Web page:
WASHINGTON (CNN) - On a rainy evening last December in the upstate South Carolina town of Greer, as his once-languishing campaign was clawing its way back into contention, John McCain hosted a town hall meeting at a diner called Pete's Drive-In.
He talked about the issues that usually stir his passions - a commitment to service, winning the war in Iraq, fighting pork-barrel spending - before taking questions from a small audience of Republican primary voters.
As the event neared its conclusion, a man in the back of the restaurant raised his hand and broached a topic not often heard at the VFW and American Legion halls where McCain preferred to campaign.
"I was wondering if you have accepted Jesus Christ as your Lord and savior?" the voter asked.
McCain, positioned before a large American flag, paused and lowered his head.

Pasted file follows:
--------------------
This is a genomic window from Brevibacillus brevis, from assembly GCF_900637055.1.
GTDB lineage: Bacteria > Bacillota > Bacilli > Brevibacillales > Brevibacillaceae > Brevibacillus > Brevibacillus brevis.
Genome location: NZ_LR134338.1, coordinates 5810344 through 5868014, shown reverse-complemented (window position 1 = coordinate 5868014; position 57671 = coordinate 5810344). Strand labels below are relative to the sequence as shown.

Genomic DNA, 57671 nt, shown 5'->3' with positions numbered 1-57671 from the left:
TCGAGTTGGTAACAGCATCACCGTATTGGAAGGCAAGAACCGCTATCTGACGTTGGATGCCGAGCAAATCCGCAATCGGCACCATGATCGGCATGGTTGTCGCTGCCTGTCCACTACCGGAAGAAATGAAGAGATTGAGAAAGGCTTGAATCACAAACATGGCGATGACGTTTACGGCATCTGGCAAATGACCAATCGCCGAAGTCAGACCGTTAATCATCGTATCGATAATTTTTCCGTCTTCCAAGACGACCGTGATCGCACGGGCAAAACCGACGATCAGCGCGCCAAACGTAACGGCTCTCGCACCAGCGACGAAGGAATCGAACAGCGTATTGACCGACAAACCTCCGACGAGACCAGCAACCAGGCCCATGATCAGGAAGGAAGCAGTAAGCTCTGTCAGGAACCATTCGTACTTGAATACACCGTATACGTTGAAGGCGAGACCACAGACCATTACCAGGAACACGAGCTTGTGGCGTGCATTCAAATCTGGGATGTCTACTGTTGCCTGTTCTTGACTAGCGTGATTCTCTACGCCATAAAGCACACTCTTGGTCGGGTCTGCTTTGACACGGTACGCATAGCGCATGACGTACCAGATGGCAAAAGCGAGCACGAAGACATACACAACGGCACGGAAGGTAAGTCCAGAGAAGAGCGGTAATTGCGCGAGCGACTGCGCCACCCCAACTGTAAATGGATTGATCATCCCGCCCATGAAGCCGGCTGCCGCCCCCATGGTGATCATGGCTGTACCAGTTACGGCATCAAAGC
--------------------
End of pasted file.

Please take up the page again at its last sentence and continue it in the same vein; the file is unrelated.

"I am a man of faith," he responded. "I have deep religious beliefs and values. I had experiences in my life where I had to rely on God not to get me through another day or another hour, but another minute."
The questioner, not satisfied, pressed the candidate again on whether he had let Christ into his life.
"I also believe that talking too much about one's faith and religion, in my view, is something between me and God," McCain said. The crowd clapped.
Eight months later, the GOP nominee-in-waiting sat onstage with mega-pastor Rick Warren at his Saddleback Church in California, earning cheers for telling an audience of evangelicals that he was "saved and forgiven."